• Opportunity: In the last couple of years there has been a narrative about Africa rising. This is essentially a period of opportunity where people have become increasingly optimistic about Africa and the role its starting to play economically in the world.
  • Challenges: There’s been a slowdown in the global economy and so we’ve seen multinationals making more and more of a play for Africa, the local expansion of markets, increasing press coverage and universities focusing on recruitment from Africa.
  • Cultural changes: This new generation or millennials think slightly differently as to how they go about their careers. They are thinking 2-3 years at a time as opposed to long term careers like the generation before them. These people are far more open to try new things and experience work in different regions.
  • Macro factor: Globalisation is also a big factor as we no longer live in countries with borders. Markets have become more accessible and so people have become more open to moving to other African countries different from their home country.

What are the Top 5 things you need to pack with you when you’re moving back to Africa?

  • Your personal escape – whether its music, a good book, hobby
  • Your address book (or MMB login) – everything you do on the continent will most likely rely on the connections you have or will make in the future.
  • Foreign currency – for emergencies
  • Mobile phone – the minute you land, everything will be done with your phone. Make sure you already have plans to get a local sim.
  • Guilty pleasures – luxuries that are difficult to come by in Africa such as special sweets or food.

Big company vs startup? What is your opinion on the type of company to join when moving back to Africa?

There’s no right answer here and there doesn’t have to be a single answer. It’s very much a personal decision and journey that everyone needs to go on depending on what they’re looking for. It can also be a transition from big company to your own startup.

There are 5 questions everyone should ask themselves:

  • What is this company aiming to do?
  • What is my role and my ability to influence change in the broader sense?
  • How does the cultural fit of the organization align with me?
  • How much support and structure am I looking for at this stage? If you’re already moving back and it’s a new experience a start up environment can provide a little too much ambiguity and lack of structure. Then again, it depends on the individual
  • What are my financial needs? How much financial stability do I need going forward? In theory, a corporate job should be offering a little more financial stability.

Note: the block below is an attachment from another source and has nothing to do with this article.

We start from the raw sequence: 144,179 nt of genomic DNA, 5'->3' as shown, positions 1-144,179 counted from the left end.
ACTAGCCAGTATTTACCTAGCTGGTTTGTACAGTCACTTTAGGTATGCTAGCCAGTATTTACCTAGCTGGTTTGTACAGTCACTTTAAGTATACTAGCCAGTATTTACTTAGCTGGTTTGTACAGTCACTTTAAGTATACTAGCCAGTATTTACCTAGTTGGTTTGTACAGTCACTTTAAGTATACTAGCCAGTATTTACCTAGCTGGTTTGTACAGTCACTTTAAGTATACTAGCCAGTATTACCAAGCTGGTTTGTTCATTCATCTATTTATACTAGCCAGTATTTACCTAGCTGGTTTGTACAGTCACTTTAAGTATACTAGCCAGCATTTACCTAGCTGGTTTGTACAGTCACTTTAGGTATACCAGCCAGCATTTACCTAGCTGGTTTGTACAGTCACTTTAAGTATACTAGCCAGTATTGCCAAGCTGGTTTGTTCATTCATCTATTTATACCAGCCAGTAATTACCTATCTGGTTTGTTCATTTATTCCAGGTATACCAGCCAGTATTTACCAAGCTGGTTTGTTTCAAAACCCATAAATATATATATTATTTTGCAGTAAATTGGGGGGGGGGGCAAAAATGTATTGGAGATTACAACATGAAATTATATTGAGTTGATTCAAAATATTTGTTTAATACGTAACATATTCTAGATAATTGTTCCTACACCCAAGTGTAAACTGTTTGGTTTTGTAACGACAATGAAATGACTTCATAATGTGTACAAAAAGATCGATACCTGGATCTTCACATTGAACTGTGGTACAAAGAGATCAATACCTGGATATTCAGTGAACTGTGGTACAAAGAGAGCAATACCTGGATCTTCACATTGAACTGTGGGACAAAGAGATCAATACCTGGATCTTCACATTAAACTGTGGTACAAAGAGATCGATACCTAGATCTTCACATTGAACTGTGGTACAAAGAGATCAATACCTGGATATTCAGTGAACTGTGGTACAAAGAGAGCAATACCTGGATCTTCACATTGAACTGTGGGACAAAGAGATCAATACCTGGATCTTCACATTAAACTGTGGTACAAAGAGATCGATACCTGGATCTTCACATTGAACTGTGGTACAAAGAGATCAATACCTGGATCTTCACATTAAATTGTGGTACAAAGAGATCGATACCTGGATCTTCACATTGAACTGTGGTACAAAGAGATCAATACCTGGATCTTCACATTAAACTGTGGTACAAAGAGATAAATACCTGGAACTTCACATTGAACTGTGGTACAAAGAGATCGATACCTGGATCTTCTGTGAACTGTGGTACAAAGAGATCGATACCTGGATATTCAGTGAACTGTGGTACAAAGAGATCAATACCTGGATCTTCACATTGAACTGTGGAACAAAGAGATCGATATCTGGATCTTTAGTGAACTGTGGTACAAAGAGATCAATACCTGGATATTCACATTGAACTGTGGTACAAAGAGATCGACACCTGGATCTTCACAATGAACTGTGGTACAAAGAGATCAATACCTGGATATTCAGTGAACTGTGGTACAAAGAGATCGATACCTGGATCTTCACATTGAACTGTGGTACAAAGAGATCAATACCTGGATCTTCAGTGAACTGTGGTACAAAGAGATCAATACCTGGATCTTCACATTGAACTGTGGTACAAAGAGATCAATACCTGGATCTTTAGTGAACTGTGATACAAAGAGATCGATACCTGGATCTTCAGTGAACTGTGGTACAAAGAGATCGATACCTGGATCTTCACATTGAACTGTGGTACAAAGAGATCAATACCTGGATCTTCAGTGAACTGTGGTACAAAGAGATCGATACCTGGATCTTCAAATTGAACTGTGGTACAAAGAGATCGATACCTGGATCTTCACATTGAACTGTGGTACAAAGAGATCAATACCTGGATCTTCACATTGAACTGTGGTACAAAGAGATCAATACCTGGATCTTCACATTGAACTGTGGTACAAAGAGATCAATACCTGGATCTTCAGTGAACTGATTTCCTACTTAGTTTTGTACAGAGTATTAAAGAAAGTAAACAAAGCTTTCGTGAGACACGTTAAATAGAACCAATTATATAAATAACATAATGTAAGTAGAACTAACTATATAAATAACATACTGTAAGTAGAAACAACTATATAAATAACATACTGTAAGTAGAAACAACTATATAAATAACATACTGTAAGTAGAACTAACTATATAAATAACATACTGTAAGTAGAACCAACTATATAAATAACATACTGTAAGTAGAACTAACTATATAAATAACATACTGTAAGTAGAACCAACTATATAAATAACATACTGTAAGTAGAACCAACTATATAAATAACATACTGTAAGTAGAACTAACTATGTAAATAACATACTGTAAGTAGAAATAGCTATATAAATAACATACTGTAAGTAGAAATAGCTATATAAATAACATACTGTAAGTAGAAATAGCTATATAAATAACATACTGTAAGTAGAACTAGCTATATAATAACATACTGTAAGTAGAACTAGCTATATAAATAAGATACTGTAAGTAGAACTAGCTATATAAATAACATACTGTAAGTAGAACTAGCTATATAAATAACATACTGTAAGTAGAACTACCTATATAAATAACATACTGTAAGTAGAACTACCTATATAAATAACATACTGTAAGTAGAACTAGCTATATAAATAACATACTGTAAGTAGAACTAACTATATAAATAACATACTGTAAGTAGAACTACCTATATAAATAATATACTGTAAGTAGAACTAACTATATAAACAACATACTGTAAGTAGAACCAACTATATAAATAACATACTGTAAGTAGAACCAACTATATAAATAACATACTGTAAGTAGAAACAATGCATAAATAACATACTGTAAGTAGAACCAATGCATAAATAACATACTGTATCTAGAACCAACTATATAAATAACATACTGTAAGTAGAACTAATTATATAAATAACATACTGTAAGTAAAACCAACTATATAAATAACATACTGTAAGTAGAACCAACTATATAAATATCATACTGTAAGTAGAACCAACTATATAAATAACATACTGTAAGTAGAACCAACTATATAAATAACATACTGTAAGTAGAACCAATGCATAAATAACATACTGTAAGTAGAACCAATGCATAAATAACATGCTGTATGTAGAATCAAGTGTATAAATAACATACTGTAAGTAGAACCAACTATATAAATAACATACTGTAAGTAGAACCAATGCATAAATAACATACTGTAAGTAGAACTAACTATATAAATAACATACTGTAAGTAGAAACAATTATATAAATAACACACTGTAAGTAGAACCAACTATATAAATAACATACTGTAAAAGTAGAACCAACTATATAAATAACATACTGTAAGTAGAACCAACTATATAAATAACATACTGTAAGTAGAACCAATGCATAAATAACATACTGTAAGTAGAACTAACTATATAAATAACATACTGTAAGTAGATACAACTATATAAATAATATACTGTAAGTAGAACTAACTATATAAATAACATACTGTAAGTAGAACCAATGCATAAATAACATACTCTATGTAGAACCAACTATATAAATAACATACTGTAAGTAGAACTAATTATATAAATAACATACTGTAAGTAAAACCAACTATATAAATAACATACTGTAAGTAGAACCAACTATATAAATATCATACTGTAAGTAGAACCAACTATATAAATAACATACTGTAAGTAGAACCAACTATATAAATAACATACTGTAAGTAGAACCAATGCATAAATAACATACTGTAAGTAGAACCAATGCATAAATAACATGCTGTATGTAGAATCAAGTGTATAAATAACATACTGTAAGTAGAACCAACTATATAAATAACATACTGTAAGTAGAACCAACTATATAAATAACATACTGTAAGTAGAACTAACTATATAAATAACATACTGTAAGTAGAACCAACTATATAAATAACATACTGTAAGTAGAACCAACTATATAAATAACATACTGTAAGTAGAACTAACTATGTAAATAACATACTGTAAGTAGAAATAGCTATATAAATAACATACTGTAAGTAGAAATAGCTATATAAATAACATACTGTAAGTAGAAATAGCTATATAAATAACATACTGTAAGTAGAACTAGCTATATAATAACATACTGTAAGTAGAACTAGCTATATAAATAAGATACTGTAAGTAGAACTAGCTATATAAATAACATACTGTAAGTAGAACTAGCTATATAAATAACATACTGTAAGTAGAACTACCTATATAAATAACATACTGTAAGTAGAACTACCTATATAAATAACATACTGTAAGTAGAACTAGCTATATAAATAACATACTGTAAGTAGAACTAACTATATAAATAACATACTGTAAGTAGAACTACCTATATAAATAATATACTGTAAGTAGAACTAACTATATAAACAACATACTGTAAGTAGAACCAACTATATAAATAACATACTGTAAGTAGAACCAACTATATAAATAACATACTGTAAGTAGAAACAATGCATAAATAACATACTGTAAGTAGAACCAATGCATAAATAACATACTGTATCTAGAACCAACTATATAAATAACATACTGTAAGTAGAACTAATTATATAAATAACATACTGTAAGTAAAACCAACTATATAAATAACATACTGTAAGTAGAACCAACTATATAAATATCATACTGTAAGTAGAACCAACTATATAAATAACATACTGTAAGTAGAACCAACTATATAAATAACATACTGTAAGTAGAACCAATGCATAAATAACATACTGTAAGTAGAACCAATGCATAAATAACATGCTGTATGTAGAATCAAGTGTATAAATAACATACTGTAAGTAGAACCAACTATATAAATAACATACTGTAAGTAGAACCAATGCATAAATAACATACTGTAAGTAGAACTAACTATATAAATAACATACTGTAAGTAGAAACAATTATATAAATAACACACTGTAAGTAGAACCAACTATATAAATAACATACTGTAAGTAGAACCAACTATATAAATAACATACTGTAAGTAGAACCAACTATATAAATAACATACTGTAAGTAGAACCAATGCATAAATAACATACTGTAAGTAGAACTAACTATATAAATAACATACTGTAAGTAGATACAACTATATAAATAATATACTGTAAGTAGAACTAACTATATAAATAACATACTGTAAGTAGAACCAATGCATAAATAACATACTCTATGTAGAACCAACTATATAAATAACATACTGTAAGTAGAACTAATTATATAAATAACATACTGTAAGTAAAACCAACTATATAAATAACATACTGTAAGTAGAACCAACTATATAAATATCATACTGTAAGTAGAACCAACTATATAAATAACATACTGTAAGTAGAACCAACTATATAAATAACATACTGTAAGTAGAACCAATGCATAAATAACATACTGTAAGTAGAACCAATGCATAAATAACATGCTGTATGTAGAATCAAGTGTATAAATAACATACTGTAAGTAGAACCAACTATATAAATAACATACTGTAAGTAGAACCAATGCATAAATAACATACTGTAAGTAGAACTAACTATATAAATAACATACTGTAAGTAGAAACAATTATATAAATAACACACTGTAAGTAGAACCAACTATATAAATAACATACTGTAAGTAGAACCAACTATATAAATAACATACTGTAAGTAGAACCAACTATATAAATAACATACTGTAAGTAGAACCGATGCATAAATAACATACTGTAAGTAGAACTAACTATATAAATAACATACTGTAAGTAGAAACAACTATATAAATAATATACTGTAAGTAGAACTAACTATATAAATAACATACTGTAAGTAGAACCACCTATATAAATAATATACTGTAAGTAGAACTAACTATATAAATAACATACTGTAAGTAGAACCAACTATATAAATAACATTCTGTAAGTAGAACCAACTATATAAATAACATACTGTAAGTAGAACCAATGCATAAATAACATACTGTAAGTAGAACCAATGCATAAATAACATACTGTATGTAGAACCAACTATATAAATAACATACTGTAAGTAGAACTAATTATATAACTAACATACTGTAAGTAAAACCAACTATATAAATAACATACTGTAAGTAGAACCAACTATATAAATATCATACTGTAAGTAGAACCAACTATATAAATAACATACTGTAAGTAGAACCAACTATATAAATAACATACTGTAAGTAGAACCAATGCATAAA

What can people expect from their benefits package when they move to Africa?

This varies massively by region, sector and level but there are 5 things to consider:

  • Experience many people will take an absolute pay cut to maintain their quality of life.
  • You should expect something that is locally competitive but will not seem so when compared internationally to cities like London and New York. This is for obvious reasons such as the cost of living being higher there.
  • Expect to be paid in local currency and at the very least in the mid-term.
  • Expect employers to be open to negotiating a small amount for your initial transition/move – e.g. initial plane ticket
  • Finally, there is an opportunity for some potential perks such as housing allowance, drivers and health insurance packages.

It’s also important to find out upfront if there are decent compensation options available however no one should expect significant increases in salary.

What is a good way to face the cultural shock?

The clue is in the name, ultimately it’s a shock – like a pothole in the road you can’t magic it away… Your objective is to dampen that sock in any shape or form. In engineering we do that through increasing the time over which a force acts -the shock absorber! Here are 5 points to keep in mind:

  • Don’t have extreme expectations – be level headed… and expect ups and downs as the norm.
  • Build your own support network before you go with people who have similar backgrounds and aspirations.
  • Use resources such as MoveMeBack to find opportunities that are well suited to you and learn from the realistic experiences of others.
  • Maximise for stability, sustainability and happiness first – you can almost always find something for you if you prepare – this will see you through toughest of days